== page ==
FireEye says at least six ransomware families—DoppelPaymer, LockerGoga, Maze, MegaCortex, Nefilim and SNAKEHOSE (also known as "Snake" or "Ekans")—are using the same process kill list consisting of more than 1,000 processes, including "a couple dozen processes related to OT executables—mainly from General Electric Proficy, a suite used for historians and human-machine interfaces (HMIs)." This kill list was observed and described by Dragos and others earlier this year, and raised concerns that attackers were increasingly incorporating OT-specific capabilities into their toolsets.
Notably, however, FireEye has discovered an entirely separate process kill list being used by the CLOP ransomware that targets more than 1,425 processes, at least 150 of which are related to OT software suites. FireEye stresses that stopping these processes "may directly impact the operator’s ability to both visualize and control production. This is especially true in the case of some included processes that support HMI and PLC supervision." Some of the targeted products include Siemens's SIMATIC WinCC SCADA system, Beckhoff's TwinCAT process control and automation software, and National Instrument's Data Acquisition Software.
FireEye expects to see cybercriminals continue to follow nation-state actors into OT environments. The researchers conclude, "This recent threat activity should be taken as a wake-up call for two main reasons: the various security challenges commonly faced by organizations to protect OT networks, and the significant consequences that may arise from security compromises even when they are not explicitly designed to target production systems."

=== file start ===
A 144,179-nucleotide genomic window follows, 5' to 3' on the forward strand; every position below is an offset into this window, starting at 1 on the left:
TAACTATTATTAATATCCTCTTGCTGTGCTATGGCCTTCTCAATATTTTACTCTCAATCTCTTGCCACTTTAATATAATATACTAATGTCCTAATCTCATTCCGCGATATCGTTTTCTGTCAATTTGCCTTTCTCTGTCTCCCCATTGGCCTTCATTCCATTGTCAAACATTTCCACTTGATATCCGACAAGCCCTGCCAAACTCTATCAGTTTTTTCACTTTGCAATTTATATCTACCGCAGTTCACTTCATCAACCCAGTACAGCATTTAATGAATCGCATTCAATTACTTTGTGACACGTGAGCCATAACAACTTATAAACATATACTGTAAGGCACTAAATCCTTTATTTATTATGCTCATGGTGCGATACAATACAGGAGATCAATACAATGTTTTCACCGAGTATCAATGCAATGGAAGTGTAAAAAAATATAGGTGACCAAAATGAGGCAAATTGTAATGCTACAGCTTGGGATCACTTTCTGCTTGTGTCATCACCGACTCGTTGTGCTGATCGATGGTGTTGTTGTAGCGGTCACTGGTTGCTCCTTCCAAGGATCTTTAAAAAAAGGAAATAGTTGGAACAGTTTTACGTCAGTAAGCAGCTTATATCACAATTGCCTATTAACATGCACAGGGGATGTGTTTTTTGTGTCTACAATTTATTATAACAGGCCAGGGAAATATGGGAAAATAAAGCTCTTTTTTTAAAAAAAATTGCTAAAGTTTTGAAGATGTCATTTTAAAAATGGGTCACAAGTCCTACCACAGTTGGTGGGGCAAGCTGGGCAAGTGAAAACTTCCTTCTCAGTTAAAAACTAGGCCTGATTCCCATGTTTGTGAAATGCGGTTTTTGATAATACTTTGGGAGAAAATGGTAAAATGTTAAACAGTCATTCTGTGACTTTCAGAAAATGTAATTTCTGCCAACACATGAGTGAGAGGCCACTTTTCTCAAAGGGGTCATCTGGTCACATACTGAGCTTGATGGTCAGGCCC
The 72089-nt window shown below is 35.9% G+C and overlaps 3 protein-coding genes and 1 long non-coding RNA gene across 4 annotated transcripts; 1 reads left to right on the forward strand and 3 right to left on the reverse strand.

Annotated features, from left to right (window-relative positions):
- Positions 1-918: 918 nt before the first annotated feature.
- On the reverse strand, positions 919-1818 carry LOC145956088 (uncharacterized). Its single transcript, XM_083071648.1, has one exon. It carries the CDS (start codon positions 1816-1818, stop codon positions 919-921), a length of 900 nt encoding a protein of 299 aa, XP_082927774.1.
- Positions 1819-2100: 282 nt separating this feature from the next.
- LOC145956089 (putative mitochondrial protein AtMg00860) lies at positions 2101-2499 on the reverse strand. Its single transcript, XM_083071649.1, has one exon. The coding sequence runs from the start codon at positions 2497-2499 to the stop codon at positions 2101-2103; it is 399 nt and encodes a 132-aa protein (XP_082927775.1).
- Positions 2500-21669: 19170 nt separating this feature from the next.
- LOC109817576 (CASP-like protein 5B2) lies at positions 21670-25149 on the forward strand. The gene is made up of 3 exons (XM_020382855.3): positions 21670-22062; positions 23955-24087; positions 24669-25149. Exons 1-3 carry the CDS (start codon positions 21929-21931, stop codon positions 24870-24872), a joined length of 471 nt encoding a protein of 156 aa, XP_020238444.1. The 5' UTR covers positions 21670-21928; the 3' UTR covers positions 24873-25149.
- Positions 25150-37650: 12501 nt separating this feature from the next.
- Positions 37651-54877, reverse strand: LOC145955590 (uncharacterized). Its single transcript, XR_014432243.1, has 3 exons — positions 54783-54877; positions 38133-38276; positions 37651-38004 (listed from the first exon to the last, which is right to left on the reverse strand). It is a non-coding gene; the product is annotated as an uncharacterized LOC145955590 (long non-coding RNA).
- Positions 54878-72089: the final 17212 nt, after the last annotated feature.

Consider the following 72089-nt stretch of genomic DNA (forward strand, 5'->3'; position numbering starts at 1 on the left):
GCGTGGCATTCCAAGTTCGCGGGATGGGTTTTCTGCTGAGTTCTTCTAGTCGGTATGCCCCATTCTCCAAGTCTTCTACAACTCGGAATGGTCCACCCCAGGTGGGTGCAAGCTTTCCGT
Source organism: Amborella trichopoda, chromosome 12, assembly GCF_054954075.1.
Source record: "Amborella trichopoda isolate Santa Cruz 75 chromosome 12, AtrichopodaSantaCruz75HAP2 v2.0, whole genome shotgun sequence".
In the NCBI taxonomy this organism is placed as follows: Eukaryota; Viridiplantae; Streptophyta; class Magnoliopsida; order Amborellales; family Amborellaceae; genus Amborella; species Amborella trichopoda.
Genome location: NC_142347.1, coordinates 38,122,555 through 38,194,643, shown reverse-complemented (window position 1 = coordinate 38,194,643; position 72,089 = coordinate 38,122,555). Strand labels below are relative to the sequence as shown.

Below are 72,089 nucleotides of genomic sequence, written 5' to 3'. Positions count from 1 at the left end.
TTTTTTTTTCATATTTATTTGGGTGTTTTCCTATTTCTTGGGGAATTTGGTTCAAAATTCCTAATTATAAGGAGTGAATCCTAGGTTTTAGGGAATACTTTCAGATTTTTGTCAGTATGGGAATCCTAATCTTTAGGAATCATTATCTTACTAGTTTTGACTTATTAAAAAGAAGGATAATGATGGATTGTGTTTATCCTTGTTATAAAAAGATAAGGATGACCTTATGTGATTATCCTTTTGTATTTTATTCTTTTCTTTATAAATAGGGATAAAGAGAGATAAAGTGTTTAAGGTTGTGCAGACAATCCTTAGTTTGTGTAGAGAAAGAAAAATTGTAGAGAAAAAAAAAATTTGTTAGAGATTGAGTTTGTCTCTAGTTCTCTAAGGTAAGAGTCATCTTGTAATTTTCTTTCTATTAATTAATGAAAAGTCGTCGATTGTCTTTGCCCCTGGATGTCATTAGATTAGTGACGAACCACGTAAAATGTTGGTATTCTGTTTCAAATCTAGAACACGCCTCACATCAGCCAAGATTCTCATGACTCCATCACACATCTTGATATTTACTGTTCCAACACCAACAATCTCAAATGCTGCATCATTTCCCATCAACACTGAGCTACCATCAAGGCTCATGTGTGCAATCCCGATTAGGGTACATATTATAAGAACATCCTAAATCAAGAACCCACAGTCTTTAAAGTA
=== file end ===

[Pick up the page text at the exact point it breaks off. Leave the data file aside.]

Emotet operators launch new phishing campaigns.
Malwarebytes warns that Emotet's botnets began sending out malspam on Friday, July 17th, following a five-month hiatus. The commodity banking Trojan is being delivered via phishing links or Word documents with malicious macros. In keeping with past Emotet campaigns, these phishing emails are often sent as replies to existing email threads.
Zoom fixes vanity URL issue.
Check Point disclosed a vulnerability in Zoom that could have enabled attackers to exploit the platform's "vanity URLs" to launch convincing phishing attacks and draw victims into fake Zoom meetings. Vanity URLs are customized meeting invitation links that often include an organization's name. Check Point found that, "Prior to Zoom’s fix, an attacker could have attempted to impersonate an organization’s Vanity URL link and send invitations which appeared to be legitimate to trick a victim. In addition, the attacker could have directed the victim to a sub-domain dedicated website, where the victim entered the relevant meeting ID and would not be made aware that the invitation did not come from the legitimate organization."
ThiefQuest's developers act quickly.
Trend Micro has published a report on the macOS malware "ThiefQuest," noting that the malware's developers are very active and are adding new capabilities to the malware every few days. As a result, the researchers believe ThiefQuest's deficiencies could be ironed out abruptly, and they advise the security industry to keep a close eye on the malware.